News August 2014

31 August 2014

Chinese Nuclear Investment

CHINA’S nuclear giants are poised to hire new advisers as talks over plans to build a Beijing-designed atomic reactor in Britain reach a critical stage. Last year the UK government struck a deal with France’s EDF and two Chinese developers, China General Nuclear Power Corporation (CGNPC) and China National Nuclear Corporation (CNNC), to underwrite a pair of reactors at Hinkley Point in Somerset with decades in guaranteed subsidies. The £16bn project hinged on two conditions: approval from Brussels that the agreement doesn’t violate state-aid rules; and permission for the Chinese to build their own plant on UK soil. The Chinese have pledged to buy up to 40% of Hinkley. Negotiations on both points have reached a critical stage. It is understood that the Chinese are close to appointing Rothschild, the investment bank, to nail down the final details. Sources close to the talks are confident that Brussels will give the green light [to the Hinkley deal] by October, which would pave the way for a final investment decision before the end of the year. In parallel, the Chinese are negotiating with EDF to buy one of the sites designated by the government for new atomic stations. Just one reactor design, the French EPR, has won approval. Beijing wants to get its own approved but the process would take several years.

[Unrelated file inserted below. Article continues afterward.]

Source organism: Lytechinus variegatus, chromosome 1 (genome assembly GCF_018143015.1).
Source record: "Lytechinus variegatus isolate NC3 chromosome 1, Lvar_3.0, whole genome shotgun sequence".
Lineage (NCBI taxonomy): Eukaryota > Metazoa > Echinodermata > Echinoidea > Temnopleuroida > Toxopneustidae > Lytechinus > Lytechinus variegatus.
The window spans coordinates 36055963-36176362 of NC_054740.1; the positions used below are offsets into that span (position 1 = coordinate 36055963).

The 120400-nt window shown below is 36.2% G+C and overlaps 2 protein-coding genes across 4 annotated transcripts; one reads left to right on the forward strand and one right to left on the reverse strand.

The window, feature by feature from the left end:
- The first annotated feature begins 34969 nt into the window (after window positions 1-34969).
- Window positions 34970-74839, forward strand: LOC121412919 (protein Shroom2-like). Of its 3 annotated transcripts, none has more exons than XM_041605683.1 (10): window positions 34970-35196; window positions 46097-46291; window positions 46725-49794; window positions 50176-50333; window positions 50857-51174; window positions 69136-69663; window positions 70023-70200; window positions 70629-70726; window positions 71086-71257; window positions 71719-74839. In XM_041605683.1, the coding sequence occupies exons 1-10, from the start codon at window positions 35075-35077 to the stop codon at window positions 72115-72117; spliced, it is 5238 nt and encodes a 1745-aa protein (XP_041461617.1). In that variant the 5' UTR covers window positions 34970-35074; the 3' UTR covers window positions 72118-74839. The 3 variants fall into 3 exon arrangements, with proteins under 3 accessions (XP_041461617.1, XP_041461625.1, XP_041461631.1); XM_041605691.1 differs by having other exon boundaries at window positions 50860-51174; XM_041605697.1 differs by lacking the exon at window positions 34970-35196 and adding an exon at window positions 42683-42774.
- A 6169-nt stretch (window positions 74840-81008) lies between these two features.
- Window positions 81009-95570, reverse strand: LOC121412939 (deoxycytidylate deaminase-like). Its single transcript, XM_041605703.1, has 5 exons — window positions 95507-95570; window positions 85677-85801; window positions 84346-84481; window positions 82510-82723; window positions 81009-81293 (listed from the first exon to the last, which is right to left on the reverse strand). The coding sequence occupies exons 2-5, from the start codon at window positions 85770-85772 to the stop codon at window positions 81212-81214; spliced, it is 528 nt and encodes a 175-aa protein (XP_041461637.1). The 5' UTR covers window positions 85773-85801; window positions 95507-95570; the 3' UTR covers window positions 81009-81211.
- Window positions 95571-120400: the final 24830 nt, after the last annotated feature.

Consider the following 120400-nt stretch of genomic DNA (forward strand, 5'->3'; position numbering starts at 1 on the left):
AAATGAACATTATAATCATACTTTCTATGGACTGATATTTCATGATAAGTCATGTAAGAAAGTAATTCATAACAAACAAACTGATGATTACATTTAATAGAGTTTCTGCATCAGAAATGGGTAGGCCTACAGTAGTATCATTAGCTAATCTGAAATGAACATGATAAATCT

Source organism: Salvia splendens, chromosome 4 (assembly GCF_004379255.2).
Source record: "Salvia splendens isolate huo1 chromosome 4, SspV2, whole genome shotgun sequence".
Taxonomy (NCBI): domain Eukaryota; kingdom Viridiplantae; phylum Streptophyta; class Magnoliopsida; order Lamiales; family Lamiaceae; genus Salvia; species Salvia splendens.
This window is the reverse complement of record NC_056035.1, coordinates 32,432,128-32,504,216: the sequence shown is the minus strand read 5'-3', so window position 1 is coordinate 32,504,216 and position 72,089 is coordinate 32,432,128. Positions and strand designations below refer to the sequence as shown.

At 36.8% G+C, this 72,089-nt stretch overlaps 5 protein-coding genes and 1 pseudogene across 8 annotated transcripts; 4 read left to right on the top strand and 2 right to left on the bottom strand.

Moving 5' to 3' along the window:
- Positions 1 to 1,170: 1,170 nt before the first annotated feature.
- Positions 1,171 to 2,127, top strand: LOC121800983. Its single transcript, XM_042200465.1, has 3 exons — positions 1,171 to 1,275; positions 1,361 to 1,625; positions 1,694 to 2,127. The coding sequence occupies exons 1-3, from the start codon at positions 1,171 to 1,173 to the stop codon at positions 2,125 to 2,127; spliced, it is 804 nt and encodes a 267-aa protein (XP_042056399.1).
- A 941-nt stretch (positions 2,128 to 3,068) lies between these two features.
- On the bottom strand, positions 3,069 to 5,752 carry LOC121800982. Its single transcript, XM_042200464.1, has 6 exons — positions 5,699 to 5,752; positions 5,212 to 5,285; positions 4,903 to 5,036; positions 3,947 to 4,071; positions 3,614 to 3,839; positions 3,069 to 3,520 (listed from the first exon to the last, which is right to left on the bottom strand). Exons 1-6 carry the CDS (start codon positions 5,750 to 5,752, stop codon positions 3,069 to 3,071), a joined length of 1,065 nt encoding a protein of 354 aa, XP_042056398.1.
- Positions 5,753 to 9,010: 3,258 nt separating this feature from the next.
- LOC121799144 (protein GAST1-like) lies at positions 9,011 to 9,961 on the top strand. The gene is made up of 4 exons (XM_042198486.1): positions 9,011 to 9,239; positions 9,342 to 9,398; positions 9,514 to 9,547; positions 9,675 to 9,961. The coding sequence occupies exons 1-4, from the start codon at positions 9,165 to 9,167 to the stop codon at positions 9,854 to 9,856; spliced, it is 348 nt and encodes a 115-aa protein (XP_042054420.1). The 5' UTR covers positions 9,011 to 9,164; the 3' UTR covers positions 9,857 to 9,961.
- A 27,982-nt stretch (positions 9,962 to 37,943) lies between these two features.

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Posted: 31 August 2014

30 August 2014

ONR